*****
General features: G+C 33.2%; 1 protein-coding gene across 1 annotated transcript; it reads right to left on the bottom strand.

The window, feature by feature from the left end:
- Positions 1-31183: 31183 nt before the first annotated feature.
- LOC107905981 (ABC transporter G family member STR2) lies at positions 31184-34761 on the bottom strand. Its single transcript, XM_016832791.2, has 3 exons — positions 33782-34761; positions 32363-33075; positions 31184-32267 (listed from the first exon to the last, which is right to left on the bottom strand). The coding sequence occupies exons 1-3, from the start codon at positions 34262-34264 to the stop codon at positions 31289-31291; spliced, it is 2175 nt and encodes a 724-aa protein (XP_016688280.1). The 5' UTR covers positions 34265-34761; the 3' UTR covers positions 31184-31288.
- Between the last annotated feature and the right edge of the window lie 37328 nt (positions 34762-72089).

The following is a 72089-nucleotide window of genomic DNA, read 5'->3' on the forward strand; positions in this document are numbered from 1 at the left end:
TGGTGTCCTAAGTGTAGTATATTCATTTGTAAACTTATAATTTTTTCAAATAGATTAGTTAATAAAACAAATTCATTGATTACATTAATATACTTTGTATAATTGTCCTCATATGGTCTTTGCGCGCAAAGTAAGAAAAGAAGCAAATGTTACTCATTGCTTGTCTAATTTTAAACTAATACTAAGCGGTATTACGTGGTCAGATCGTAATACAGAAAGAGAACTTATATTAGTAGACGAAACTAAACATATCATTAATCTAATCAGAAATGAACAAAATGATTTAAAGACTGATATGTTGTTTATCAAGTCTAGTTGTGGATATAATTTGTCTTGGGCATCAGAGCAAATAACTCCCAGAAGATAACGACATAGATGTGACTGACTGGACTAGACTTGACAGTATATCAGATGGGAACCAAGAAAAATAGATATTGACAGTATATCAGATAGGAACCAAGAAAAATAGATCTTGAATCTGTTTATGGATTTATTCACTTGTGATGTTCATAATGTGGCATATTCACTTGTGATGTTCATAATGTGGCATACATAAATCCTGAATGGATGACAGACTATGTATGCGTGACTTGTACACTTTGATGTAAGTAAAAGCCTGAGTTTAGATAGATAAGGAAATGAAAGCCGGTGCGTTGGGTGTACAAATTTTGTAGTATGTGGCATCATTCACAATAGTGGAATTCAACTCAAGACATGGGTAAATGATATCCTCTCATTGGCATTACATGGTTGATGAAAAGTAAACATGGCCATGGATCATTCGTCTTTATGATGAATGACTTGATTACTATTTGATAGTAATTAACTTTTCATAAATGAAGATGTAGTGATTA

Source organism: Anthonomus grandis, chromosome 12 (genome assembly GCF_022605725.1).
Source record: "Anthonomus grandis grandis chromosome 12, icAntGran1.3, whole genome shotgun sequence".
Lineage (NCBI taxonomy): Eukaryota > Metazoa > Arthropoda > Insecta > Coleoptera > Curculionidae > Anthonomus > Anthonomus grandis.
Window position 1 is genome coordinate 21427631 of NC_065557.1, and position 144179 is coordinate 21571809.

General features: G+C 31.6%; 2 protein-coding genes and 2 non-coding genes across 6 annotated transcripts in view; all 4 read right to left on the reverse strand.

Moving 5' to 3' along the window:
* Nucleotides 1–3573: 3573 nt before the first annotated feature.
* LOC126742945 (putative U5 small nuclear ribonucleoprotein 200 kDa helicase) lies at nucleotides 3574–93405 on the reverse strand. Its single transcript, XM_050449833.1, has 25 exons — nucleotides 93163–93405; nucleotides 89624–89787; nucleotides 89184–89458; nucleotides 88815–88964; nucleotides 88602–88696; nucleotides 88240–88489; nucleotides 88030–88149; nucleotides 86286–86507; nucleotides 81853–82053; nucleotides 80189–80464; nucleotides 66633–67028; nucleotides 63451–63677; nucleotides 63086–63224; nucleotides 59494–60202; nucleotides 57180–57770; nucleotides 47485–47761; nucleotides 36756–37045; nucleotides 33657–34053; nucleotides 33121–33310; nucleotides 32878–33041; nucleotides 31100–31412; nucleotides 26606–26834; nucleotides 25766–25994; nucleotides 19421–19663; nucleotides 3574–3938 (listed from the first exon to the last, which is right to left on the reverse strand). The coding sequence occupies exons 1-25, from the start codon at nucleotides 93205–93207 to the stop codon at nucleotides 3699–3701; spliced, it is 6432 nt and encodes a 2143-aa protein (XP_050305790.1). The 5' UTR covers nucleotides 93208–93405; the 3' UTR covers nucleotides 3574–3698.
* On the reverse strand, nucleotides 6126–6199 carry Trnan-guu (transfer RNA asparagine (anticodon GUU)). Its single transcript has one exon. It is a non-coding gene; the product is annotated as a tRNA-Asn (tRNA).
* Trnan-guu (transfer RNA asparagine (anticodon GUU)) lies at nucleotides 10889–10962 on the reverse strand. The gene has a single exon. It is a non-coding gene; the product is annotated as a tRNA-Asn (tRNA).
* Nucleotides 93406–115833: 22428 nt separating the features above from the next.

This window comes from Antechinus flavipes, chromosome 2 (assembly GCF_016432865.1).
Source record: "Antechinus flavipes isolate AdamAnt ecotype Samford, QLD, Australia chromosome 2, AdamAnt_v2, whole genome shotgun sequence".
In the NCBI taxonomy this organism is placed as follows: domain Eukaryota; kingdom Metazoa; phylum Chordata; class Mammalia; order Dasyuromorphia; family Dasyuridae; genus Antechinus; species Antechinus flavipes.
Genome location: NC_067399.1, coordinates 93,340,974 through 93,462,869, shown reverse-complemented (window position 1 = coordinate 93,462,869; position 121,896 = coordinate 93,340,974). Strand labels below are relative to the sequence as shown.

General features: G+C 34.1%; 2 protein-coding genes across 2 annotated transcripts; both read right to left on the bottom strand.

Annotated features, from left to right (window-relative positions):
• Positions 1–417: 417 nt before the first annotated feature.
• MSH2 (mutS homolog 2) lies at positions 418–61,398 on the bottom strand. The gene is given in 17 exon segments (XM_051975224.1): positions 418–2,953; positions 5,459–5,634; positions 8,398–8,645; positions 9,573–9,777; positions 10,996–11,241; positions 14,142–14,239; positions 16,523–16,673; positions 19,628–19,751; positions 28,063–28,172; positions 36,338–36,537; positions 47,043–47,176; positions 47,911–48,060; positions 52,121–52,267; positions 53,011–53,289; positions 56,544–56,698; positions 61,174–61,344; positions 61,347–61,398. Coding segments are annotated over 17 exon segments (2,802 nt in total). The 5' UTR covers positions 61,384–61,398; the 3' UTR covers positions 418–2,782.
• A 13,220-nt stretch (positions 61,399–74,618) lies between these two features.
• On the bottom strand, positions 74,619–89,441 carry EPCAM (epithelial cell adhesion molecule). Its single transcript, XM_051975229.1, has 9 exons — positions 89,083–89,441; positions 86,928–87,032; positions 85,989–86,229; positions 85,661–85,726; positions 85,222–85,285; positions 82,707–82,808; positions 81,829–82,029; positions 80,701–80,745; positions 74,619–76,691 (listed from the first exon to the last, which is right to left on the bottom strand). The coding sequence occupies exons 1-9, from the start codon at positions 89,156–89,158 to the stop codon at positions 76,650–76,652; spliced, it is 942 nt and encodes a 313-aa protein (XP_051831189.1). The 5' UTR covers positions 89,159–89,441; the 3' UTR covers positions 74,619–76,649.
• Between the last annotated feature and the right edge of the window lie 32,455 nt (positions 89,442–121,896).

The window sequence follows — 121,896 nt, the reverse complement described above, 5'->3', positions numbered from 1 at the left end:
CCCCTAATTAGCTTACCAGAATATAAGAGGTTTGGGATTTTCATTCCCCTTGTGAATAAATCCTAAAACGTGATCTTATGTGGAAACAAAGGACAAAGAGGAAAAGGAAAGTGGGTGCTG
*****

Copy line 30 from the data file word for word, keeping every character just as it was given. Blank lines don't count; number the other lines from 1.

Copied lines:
The window sequence follows — 121,896 nt, the reverse complement described above, 5'->3', positions numbered from 1 at the left end: